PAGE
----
Made in America

How to Develop an Antagonist

They are the people you love to hate. They are the people that oppose and struggle against others. Essentially, they are the exact opposite of the main character. They’re the antagonists in a story.

While many think a protagonist is the most important part of your story, the antagonist holds just as much, if not more, importance to how your plot plays out before your readers’ eyes.

The entire purpose of an antagonist is to act as a roadblock that inhibits the main character from reaching his or her goal. More times than not, the antagonist is represented as a villain or someone who has evil intentions. But it’s important to note that the antagonist doesn’t have to be evil. In fact, the antagonist can add comedic relief to your plot as well.

If you’re looking to develop an antagonist in your story, check out these three tips to get you started.

What’s the goal?

Just like you would for your protagonist, you want to go in with a game plan and have a goal in mind for your antagonist. What are they working toward? How are their actions going to lead them to their overall goal? The goal of your antagonist can be something humorous, or it can take a dark and twisted turn that directly conflicts with your main character’s ambition. Whatever route you choose, make sure that you solidify a plan and stick to it, as a strong antagonist is trying to achieve something for their own benefit. What’s your antagonist’s goal?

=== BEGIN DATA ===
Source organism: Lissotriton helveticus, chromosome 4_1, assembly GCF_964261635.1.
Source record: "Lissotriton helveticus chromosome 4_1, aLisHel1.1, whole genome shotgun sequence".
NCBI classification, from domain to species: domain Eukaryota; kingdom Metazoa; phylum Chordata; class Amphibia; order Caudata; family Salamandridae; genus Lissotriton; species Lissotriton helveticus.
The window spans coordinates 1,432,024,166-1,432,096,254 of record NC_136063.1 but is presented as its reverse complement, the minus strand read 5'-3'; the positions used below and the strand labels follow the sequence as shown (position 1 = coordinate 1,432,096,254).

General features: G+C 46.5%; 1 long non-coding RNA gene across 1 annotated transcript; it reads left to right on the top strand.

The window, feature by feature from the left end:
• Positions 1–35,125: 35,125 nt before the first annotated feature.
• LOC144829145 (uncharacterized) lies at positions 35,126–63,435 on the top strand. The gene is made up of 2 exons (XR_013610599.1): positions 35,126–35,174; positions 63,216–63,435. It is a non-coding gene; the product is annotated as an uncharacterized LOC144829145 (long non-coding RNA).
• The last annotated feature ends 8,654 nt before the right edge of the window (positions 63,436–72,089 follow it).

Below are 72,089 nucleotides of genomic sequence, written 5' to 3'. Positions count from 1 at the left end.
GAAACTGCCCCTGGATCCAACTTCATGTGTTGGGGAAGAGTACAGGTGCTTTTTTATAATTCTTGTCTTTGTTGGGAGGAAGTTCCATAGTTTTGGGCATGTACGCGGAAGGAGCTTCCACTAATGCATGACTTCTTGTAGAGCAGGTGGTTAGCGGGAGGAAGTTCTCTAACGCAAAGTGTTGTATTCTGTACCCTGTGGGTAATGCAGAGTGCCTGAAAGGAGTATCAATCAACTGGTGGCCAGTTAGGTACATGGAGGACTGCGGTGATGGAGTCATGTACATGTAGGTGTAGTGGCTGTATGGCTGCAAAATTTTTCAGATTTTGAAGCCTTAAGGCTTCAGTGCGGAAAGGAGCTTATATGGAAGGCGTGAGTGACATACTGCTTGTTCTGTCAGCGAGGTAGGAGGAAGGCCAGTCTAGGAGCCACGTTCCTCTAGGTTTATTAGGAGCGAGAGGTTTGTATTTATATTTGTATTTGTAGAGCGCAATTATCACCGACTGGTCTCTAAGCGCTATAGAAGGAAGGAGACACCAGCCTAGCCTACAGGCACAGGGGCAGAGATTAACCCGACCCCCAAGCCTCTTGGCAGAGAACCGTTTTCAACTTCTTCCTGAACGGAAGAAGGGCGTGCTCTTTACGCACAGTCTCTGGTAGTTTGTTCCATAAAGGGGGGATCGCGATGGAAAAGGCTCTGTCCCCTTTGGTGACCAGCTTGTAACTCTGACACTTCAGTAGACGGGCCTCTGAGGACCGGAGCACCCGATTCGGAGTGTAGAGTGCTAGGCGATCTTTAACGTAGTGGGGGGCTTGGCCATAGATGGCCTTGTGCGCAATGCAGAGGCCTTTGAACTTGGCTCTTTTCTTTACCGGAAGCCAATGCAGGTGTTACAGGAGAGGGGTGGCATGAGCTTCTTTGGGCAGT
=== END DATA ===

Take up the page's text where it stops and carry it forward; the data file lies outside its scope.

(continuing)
What’s the motivation?

Working from the previous point, every goal needs a motivating force. Just like if you wanted to lose weight (your goal), your motivation could be your summer vacation or a big upcoming event. The same goes for developing your antagonist. What is the motivating force that’ll help them work toward their goal? Antagonists are commonly motivated by deep-rooted emotions of anger, jealousy, or greed, or even a power struggle. Whichever driving force you choose, make sure that this emotion remains clear in your antagonist’s actions from start to finish. The presence of the motivation is essential in creating a cohesive struggle between your main character and antagonist.

What are they hiding?

Your antagonist isn’t dumb. In fact, they have the street smarts and the book smarts to potentially outwit your main character. It’s this characteristic that makes them interesting and keeps your readers on the edge of their seats trying their hardest to anticipate their next move. Your antagonist isn’t going to fall for the obvious. Their motivation and their goal are in sync and in direct contention with the main character’s own unique drivers. The antagonist grows and changes to stay a step ahead of their nemesis, so developing both storylines in tandem will help you carry out your character-driven storyline.

So, as you work to develop the antagonist in your story, keep these three tips in mind so that you can create a character that your readers will love to hate.

Copyright Dorrance Publishing, 2017

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